(1) As noted above, prior period amounts were not adjusted upon our adoption of Topic 606.

The following table presents our revenues disaggregated by timing of revenue recognition:

 
 
 
 
 
Three Months Ended
 
 
 
2018
(In thousands)
 
 
 
 
Domestic
Segment
Global
Segment
Total
 
 
 
 
 
 
 
 
Revenue recognized over time
 
 
 
 
$
1,028,495

$
144,135

$
1,172,630

Revenue recognized at a point in time
 
 
 
 
106,601

13,630

120,231

 
 
 
 
 
 
 
 
Total revenues
 
 
 
 
$
1,135,096

$
157,765

$
1,292,861



8


Transaction Price Allocated to Remaining Performance Obligations

As of March 31, 2018 , the aggregate amount of transaction price allocated to performance obligations that are unsatisfied (or partially unsatisfied) for executed contracts approximates $14.63 billion of which we expect to recognize approximately 31% of the revenue over the next 12 months and the remainder thereafter .

Contract Liabilities

Our payment arrangements with clients typically include an initial payment due upon contract signing and date-based licensed software payment terms and payments based upon delivery for services, hardware and sublicensed software. Customer payments received in advance of satisfaction of the related performance obligations are deferred as contract liabilities. Such amounts are classified in our condensed consolidated balance sheets as either current or long-term deferred revenue. During the three months ended March 31, 2018, we recognized $189 million of revenues that were included in our contract liability balance at the beginning of such period.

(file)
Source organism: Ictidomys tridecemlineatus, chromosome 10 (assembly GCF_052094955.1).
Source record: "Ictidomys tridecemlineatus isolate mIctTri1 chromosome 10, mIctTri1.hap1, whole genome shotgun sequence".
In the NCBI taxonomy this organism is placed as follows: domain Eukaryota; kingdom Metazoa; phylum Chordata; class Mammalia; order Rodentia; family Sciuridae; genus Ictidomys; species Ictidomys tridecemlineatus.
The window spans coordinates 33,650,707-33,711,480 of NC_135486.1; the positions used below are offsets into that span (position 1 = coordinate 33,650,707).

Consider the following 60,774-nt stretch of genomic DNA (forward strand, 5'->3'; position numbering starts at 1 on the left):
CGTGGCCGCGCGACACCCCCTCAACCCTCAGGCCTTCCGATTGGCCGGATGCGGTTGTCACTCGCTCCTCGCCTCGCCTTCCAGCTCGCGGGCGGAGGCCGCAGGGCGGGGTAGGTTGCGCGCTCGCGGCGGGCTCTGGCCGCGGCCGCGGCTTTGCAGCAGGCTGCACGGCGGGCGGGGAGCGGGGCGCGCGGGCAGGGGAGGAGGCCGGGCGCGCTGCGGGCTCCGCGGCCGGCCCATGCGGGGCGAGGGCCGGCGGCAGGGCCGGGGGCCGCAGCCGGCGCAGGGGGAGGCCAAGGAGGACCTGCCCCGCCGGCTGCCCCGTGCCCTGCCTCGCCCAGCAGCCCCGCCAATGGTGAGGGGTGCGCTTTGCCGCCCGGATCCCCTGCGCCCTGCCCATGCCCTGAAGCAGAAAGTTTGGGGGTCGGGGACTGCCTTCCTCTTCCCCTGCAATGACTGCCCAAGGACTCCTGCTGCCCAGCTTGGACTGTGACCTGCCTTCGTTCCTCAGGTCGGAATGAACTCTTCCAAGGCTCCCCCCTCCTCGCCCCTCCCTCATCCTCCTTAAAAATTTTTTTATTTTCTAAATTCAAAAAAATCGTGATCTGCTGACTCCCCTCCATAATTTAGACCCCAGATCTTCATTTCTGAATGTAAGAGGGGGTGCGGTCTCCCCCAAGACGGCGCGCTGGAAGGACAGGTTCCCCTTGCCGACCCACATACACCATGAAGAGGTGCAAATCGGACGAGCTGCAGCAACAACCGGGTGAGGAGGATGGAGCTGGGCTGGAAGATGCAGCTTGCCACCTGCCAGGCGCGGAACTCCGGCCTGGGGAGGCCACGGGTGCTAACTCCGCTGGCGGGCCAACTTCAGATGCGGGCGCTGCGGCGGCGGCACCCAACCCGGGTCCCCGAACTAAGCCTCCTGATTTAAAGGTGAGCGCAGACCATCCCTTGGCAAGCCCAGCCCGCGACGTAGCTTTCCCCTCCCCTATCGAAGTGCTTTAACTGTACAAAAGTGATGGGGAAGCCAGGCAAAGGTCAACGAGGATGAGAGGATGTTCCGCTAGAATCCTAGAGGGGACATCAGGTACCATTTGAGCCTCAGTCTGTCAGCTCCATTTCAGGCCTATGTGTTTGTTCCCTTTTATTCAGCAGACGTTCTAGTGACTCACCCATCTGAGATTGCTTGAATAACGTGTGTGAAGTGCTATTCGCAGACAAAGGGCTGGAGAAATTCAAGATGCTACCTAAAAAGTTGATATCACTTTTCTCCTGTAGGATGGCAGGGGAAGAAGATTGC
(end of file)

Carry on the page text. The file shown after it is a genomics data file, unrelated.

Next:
Costs to Obtain or Fulfill a Contract

We have determined the only significant incremental costs incurred to obtain contracts with clients within the scope of Topic 606 are sales commissions paid to our associates. We record sales commissions as an asset, and amortize to expense ratably over the remaining performance periods of the related contracts with remaining performance obligations. At March 31, 2018 , our condensed consolidated balance sheet includes an $81 million asset related to sales commissions to be expensed in future periods, which is included in other assets.

During the three months ended March 31, 2018 , we recognized $8 million of amortization related to this sales commissions asset, which is included in costs of revenue in our condensed consolidated statements of operations.

Significant Judgments when Applying Topic 606

Our contracts with clients typically include various combinations of our software solutions and related services. Determining whether such software solutions and services are considered distinct performance obligations that should be accounted for separately versus together may require significant judgment. Specifically, judgment is required to determine whether software licenses are distinct from services and hosting included in an arrangement .